At some point, Derrick Henry has to slow down.
Henry is different than the rest of NFL backs. In an era of committees, he rarely comes off the field. With teams maximizing running backs through getting them receptions, Henry very rarely catches the ball. Most teams worry about running back workloads, and the Tennessee Titans just keep giving Henry more to handle. NFL teams are mostly shying away from the bigger backs coming out of college, and Henry is 247 pounds.
Henry is also miles ahead of other backs in rushing production. He had 2,027 rushing yards last season, 470 ahead of second-place Dalvin Cook and an astonishing 858 yards ahead of third-place Jonathan Taylor.
Henry shouldn't be able to keep up this pace of carries or yards. Then again, he's different than everyone else.
Derrick Henry has huge projections
BetMGM's player props, unsurprisingly, have Henry far ahead of the field.
If we just went off Henry's last two seasons, the overs are easy plays. If we adjust the 2021 totals to what they'd be for a 16-game season (remember, multiply by .941 to convert totals back to a 16-game projection), it goes to 1,435.5 and 12.7. The past two seasons, when the NFL was playing 16 games, Henry has rushed for 1,540 and 2,027 yards, and had 16 and 17 rushing touchdowns. He'd far surpass the 17-game projected totals at that pace.
But, as you'll hear in this space, more can go wrong with player props than can go right.
Henry is built like a tank, and NFL defenses are generally smaller to deal with more receivers being on the field in the modern game, so maybe normal rules of workloads don't apply to him. But Henry has 681 carries the past two seasons, and then add 101 more playoff carries. That type of workload has been unsustainable for practically everyone else in history. The Titans have shown no desire to cut back Henry's workload.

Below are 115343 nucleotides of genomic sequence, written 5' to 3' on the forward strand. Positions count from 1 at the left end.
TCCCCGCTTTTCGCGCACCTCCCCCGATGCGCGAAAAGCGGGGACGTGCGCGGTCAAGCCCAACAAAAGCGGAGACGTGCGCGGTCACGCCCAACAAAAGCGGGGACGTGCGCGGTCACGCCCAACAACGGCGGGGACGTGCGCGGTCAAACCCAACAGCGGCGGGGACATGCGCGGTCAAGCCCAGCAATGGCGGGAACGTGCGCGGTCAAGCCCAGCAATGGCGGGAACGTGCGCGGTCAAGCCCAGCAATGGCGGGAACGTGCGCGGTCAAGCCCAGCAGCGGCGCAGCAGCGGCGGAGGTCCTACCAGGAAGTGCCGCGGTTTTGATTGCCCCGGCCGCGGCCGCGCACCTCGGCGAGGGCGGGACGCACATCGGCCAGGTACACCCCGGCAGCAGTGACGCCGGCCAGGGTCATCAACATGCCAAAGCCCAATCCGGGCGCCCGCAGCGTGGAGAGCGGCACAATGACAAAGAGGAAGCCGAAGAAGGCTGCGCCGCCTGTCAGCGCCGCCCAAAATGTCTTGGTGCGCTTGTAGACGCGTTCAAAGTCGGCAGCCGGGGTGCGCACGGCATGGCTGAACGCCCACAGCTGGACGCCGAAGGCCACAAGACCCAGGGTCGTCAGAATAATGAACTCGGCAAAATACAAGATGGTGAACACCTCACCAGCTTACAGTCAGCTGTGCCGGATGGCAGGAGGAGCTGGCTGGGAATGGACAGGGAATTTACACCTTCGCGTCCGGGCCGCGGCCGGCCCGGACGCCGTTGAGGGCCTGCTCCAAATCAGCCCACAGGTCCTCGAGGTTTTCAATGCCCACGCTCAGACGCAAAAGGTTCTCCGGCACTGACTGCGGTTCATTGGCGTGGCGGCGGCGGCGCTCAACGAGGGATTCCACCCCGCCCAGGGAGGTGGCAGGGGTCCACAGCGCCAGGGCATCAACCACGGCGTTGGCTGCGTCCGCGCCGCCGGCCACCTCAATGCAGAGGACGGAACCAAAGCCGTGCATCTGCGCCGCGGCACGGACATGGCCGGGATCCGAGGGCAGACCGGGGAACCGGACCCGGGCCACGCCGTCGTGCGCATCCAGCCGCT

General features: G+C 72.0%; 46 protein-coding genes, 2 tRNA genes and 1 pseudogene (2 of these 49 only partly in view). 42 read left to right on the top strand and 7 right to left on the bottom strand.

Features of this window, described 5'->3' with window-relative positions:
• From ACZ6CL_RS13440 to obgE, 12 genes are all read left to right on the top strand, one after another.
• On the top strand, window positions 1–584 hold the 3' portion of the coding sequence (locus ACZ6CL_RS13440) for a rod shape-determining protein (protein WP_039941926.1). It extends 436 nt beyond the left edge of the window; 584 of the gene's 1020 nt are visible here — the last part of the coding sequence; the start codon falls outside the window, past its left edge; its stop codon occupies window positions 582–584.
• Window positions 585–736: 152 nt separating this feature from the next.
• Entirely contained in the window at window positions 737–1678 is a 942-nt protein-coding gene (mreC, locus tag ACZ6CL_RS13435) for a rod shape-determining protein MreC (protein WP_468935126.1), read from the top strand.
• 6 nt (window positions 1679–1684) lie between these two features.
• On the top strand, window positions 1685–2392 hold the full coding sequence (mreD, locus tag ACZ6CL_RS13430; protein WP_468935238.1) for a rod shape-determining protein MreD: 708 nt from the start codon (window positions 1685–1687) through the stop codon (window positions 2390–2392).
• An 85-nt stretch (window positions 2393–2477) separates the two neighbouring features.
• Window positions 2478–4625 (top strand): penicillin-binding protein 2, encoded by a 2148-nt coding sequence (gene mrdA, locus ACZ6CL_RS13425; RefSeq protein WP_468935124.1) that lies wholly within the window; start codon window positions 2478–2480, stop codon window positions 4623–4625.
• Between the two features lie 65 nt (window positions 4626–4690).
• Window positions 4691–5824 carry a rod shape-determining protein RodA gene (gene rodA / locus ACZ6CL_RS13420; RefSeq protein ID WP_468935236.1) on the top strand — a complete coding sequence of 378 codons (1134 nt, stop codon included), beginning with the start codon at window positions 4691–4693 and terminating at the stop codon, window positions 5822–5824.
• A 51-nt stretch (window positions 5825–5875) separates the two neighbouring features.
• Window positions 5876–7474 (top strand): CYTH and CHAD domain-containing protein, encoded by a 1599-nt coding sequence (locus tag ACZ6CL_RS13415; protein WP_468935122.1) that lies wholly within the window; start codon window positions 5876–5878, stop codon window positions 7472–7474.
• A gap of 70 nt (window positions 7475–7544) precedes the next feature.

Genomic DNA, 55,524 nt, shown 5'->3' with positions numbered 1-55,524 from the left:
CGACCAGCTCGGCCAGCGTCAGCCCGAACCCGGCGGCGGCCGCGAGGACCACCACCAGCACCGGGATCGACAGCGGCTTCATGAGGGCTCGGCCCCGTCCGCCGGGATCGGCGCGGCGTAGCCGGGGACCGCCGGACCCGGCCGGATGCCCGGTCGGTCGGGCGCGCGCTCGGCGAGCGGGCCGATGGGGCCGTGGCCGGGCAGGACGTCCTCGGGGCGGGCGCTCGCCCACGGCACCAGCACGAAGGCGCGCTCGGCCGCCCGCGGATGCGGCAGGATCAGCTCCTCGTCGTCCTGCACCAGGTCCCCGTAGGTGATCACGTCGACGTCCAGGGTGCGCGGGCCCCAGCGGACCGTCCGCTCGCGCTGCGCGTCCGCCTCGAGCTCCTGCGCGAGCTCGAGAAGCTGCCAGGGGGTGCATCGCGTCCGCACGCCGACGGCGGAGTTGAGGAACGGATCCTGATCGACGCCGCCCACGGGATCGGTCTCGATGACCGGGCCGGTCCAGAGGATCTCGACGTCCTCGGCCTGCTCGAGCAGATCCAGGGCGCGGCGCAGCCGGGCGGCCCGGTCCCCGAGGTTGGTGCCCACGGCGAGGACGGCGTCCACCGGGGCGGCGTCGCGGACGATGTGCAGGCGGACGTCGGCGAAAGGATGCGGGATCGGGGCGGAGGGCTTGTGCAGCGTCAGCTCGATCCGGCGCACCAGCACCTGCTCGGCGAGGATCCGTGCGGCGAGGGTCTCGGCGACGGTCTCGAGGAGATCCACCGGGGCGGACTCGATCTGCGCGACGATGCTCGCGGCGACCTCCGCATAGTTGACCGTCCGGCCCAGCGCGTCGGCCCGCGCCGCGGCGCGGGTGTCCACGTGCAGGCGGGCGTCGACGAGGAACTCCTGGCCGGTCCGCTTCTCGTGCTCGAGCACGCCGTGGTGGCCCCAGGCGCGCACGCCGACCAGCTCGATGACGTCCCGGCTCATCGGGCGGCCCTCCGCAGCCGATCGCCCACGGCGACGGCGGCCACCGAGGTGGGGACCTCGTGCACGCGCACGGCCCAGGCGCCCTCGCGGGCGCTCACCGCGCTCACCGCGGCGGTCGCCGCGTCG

"Nobody prepares for the rigors of the season more than Derrick," Titans coach Mike Vrabel said this offseason. "I’m not going to say that Derrick is the hardest-working player in football; I wouldn’t do that to the players around this league. But I can’t imagine that any of them work harder than he does, and he understands that, and the toll that he is going to take."
That is good news for Henry over bettors, but there's an obvious risk.
Henry's workload is hard to maintain
At some point Henry is going to feel the effects of all those carries. A look at how the other members of the 2,000-yard club did the season after hitting 2K (h/t to Titans Wire) is telling:
O.J. Simpson, 2,003 to 1,125 (878 fewer yards)
Eric Dickerson, 2,105 to 1,234 (871)
Barry Sanders, 2,053 to 1,491 (562)
Terrell Davis, 2,008 to 211 (1,797)
Jamal Lewis, 2,066 to 1,006 (1,060)
Chris Johnson, 2,006 to 1,364 (642)
Adrian Peterson, 2,097 to 1,266 (831)
If we remove Davis, who tore his ACL early in his follow-up season, that's an average drop of 807.3 yards. The smallest drop is 562 yards. And that list includes some of the greatest backs in history.
Even if Henry matches Sanders for the smallest drop of any 2,000-yard rusher, he'd end up at 1,465 yards, well below the under. Football Outsiders talked about the "curse of 370," with running backs who reach 370 carries generally declining afterward. Henry had 378 regular-season carries last season. In 2019 he had 386 counting playoffs.
Nobody wants to bet against Henry. He's one of the most entertaining players in the NFL. He has been a phenomenal player since the Titans finally (finally, finally) figured out how to properly use him. But a normal regression puts the under in play. An injury would probably ensure any under bets.
Taking the under for Henry's rushing yards and rushing touchdowns is the right play. Hopefully we don't catch a Henry stiff-arm for fading him this season.
Previous BetMGM player prop breakdowns
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